I do not intend to dispute the merit of what other AP students like me have been through. My intention is to dispute a point of view that seems somewhat popular among those who find the AP courses especially challenging. Many, if not most, of us have been told that the Advanced Placement program was meant to accurately simulate a college level course. Because of this view, I believe that many of us have been led to believe that our situation is much worse than it actually is. While the AP courses our school offers are indeed challenging, they cannot truly compare to a full-fledged college course.
The reason for this is that if a high school class was made as difficult as a college course, there would be very few, if any, students who could keep up. The average college student is enrolled in much fewer courses than a high school student per semester. And these classes often do not meet every day. As a result, the college student has much more time outside of school to devote to homework and studies. A professor can afford to cover much more material in every lecture, and assign considerably more homework and assignments. For a high school student, a college-style system of lectures and assignments would simply be incompatible with our six to seven classes, sports, and other extracurriculars.
In addition, grades themselves are often determined differently in AP and college courses. The average advanced placement course at Mesa consists of at least half “free” points, in the form of assigned work for which students get credit for completion. The most difficult part of the course, the tests, is often a relatively small part of the overall grade, so there is generally a good amount of room for mistakes. A well-known example of this is Mesa’s AP U.S. History course, in which more than half of the chapter quizzes count for extra credit points, and homework assignments and tests are weighted equally.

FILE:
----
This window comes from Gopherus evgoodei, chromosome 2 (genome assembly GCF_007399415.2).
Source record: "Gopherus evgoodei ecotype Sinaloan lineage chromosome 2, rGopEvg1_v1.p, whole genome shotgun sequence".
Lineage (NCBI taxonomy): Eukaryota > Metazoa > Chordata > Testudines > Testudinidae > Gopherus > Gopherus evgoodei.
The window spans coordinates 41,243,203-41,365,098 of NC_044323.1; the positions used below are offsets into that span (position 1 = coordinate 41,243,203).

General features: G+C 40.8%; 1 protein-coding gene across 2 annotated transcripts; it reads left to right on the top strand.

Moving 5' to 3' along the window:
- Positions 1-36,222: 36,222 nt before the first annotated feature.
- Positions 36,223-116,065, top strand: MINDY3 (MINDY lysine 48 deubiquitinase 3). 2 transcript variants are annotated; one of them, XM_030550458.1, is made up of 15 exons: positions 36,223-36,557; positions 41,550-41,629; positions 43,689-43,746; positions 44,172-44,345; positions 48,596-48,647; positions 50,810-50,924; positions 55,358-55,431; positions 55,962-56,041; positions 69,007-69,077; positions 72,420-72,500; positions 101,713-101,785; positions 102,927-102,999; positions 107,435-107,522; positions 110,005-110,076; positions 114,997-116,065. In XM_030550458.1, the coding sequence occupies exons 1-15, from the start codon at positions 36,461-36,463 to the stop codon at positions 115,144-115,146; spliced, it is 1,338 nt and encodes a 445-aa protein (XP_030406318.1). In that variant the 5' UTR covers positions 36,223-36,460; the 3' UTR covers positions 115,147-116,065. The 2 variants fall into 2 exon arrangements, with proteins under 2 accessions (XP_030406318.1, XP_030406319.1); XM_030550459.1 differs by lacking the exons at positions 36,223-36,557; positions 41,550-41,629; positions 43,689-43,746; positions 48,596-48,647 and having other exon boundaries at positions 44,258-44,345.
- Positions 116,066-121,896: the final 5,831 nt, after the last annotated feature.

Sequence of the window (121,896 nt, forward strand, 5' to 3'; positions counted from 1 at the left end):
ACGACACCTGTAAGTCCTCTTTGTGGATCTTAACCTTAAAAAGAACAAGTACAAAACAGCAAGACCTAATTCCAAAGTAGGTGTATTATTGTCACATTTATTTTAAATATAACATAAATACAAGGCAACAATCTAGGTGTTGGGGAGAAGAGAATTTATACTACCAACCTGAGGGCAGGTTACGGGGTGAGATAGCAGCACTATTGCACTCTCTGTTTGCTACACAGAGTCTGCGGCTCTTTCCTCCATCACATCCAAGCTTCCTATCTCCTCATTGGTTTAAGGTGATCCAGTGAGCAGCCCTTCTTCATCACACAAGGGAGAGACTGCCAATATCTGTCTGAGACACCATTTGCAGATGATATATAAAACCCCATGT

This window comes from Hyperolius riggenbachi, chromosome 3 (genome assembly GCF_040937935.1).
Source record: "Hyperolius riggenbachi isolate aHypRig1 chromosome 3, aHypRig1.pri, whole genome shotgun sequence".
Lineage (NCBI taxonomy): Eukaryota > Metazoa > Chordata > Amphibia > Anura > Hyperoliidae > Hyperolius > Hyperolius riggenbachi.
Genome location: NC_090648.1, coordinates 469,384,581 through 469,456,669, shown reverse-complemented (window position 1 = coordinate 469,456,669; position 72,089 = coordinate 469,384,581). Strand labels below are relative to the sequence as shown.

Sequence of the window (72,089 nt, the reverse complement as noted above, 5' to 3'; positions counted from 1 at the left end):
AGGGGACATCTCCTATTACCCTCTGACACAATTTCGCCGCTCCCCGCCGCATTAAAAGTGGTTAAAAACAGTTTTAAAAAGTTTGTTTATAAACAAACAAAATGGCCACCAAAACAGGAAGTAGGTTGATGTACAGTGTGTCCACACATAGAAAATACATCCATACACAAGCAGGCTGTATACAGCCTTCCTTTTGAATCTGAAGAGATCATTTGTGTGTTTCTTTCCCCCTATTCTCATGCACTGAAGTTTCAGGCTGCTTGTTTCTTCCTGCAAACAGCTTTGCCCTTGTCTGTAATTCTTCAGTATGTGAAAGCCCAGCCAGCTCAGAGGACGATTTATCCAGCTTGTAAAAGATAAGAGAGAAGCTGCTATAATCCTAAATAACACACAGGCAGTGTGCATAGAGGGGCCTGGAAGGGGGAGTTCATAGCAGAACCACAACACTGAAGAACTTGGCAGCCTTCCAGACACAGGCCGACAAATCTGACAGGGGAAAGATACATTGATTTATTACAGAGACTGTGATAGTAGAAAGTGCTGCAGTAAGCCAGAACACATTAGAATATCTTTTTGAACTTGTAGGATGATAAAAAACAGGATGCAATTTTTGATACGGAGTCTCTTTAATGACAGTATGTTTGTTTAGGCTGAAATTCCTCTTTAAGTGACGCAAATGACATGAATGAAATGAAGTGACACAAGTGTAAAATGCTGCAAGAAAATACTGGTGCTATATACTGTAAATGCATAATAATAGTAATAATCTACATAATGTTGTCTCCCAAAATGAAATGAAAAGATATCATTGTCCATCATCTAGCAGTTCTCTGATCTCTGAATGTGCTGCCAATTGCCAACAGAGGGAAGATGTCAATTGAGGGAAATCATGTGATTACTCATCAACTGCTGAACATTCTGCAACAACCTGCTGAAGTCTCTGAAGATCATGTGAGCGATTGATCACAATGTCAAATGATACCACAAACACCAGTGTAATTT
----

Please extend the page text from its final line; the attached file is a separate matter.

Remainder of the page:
In contrast, a college course can often be much narrower in its point distribution. More than half of a course grade can be determined by scores on a small handful of tests, the rest by several hours of assignments every week, which are graded for accuracy, not just completion. Combine this with supplementary reading and what you get is a time commitment that far outweighs any high school course, even an advanced one. A student who can’t or won’t put in the time and effort simply will not do well.
Despite this however, the Advanced Placement program does serve its purpose very well, despite not entirely living up to its claims. While it may not be at the same level as college courses, it does do an excellent job of preparing students for the challenges of a future in a four-year university. With AP courses, we are taught the value of responsibility and hard work, both of which are directly applicable to all areas of life.